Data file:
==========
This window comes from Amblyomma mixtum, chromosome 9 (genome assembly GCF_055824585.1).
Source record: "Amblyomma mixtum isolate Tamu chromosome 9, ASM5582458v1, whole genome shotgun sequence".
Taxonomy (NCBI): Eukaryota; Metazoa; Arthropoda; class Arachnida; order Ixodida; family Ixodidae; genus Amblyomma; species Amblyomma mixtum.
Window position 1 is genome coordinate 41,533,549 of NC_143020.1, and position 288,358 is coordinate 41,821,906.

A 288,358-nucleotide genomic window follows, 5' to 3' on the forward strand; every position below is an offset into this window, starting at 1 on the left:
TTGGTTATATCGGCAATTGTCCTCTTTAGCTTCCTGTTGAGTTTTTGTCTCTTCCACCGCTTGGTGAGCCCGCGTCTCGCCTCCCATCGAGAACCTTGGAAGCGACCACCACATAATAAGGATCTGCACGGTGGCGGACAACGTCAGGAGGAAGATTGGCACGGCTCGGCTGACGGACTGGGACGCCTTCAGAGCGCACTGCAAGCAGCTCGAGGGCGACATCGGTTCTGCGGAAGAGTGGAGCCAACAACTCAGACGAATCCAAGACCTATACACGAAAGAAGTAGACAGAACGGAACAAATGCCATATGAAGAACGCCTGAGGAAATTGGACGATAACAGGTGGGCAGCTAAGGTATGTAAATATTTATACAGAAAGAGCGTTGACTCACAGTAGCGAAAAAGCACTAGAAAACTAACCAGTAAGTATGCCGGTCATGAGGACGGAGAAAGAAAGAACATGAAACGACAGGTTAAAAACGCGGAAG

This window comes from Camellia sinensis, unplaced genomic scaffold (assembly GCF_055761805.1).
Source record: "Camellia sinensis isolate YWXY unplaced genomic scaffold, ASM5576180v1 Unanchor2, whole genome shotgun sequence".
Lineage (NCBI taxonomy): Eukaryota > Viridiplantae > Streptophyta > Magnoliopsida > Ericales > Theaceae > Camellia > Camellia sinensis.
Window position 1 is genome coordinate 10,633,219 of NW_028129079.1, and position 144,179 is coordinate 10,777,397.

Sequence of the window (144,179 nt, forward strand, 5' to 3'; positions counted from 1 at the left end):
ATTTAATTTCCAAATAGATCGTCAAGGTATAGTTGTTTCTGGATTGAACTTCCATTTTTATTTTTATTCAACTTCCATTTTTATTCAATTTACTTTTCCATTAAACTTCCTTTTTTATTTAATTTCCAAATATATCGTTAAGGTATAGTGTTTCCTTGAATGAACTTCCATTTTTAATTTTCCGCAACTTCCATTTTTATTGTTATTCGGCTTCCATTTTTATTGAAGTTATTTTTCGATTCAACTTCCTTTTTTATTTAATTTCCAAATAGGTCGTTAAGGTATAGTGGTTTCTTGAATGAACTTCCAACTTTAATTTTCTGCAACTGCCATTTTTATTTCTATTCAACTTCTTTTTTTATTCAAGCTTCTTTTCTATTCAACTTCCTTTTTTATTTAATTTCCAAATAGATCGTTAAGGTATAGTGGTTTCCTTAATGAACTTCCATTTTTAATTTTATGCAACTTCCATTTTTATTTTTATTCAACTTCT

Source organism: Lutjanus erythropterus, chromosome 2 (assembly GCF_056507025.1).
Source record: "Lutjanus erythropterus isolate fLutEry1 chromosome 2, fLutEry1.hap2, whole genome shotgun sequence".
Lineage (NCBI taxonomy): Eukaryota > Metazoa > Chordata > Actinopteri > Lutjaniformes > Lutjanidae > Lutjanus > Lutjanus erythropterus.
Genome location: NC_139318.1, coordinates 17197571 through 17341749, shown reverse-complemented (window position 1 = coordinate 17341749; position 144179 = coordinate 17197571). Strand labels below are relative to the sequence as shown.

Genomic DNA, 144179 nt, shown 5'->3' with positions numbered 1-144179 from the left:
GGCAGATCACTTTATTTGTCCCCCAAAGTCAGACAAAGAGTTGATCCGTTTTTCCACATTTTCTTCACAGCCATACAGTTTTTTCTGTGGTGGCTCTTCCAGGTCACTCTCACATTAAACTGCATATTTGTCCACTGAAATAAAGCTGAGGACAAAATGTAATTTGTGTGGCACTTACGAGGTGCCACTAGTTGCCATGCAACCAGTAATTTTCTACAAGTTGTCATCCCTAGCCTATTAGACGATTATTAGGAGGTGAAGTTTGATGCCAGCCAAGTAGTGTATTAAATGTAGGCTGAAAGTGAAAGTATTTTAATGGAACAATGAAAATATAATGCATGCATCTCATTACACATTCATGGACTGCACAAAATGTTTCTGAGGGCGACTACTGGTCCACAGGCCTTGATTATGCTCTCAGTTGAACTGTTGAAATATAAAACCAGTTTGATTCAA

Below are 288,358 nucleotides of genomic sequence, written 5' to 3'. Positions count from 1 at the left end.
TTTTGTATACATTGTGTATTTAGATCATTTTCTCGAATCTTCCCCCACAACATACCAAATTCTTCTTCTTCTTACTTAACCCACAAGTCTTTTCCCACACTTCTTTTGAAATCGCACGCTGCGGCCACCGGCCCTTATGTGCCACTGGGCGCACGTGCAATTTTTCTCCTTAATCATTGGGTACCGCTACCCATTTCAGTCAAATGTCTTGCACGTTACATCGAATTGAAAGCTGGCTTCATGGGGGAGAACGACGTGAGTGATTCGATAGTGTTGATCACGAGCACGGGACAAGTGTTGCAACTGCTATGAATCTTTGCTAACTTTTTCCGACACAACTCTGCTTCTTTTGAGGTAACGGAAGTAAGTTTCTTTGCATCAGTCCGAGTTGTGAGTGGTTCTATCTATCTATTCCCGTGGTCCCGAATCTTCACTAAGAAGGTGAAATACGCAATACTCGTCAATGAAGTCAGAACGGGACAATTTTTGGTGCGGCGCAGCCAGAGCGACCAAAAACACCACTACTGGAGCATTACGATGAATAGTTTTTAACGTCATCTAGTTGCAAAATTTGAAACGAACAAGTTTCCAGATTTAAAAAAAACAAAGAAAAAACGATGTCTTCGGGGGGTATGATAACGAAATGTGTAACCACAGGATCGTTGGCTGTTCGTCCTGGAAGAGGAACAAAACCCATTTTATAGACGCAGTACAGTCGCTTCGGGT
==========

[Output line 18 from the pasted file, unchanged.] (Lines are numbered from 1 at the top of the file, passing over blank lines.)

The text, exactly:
GGCAGATCACTTTATTTGTCCCCCAAAGTCAGACAAAGAGTTGATCCGTTTTTCCACATTTTCTTCACAGCCATACAGTTTTTTCTGTGGTGGCTCTTCCAGGTCACTCTCACATTAAACTGCATATTTGTCCACTGAAATAAAGCTGAGGACAAAATGTAATTTGTGTGGCACTTACGAGGTGCCACTAGTTGCCATGCAACCAGTAATTTTCTACAAGTTGTCATCCCTAGCCTATTAGACGATTATTAGGAGGTGAAGTTTGATGCCAGCCAAGTAGTGTATTAAATGTAGGCTGAAAGTGAAAGTATTTTAATGGAACAATGAAAATATAATGCATGCATCTCATTACACATTCATGGACTGCACAAAATGTTTCTGAGGGCGACTACTGGTCCACAGGCCTTGATTATGCTCTCAGTTGAACTGTTGAAATATAAAACCAGTTTGATTCAA